Amid escalating tensions between Israel and Iran, Paul Rogers analyzes the prospect of an Israeli attack on Iran and its global implications.
The voices in Washington calling for a military strike on Iranian nuclear plants are growing in number and strength. The cautious attitude of the Barack Obama administration itself in relation to such a course means that direct military action by the United States itself remains on balance unlikely (see Joe Klein, "An Attack on Iran: Back on the Table", Time, 15 July 2010). But current trends in the middle east suggest that the prospect of Israeli action against Iran in the next few months is coming closer (see "Israel vs Iran: the risk of war", 11 June 2010).
These include oft-repeated reports that Iran is rearming Hizbollah in southern Lebanon, and that Syria is supplying Hizbollah with some of its Iranian-made M-600 ballistic-missiles. The M-600 is a solid-fuel missile with a range stretching over much of Israel - a much more potent weapon than those fired in the Israel-Lebanon war of July-August 2006 (see Amal Saad-Ghorayeb, “The Hizbollah project: last war, next war”, 13 August 2009)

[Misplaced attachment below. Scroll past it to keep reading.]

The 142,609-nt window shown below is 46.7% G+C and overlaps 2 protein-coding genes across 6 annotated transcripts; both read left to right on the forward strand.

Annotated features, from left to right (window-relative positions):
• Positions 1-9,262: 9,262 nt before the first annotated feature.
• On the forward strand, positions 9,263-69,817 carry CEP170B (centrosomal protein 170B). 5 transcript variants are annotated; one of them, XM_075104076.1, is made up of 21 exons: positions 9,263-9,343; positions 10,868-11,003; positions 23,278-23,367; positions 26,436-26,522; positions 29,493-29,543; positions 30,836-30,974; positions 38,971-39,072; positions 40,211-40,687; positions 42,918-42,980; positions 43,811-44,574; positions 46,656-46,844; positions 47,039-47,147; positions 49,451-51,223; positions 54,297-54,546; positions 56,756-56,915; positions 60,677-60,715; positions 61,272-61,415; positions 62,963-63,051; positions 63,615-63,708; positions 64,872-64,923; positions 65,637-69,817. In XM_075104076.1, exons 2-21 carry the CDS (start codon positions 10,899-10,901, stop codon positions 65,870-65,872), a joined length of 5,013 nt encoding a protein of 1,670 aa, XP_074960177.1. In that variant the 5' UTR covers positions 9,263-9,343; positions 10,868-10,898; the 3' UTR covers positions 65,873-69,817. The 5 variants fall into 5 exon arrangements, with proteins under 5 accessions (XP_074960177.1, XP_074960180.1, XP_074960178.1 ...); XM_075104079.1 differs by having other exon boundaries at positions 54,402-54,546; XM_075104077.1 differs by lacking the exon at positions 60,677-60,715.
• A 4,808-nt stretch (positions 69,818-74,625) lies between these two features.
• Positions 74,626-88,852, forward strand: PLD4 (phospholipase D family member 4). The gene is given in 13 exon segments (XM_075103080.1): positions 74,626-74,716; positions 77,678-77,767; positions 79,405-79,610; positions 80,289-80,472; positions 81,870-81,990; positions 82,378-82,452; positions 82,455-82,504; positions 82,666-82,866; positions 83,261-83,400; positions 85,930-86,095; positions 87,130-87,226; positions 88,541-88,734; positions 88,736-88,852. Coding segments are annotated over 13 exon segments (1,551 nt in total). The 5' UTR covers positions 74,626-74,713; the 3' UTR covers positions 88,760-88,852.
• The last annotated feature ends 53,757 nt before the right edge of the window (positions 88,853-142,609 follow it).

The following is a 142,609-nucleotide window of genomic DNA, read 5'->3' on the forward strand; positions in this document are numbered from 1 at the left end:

Israel's current concern over a resumption of conflict with Hizbollah, however, is overshadowed by its analysis of the benefits, costs and consequences of an attempt to strike a decisive blow against Iran. Binyamin Netanyahu, concluding his visit to the United States with an interview on Fox News, described Iran as “the ultimate terrorist threat” and said that for Iran to think it can maintain its nuclear ambitions would be a mistake.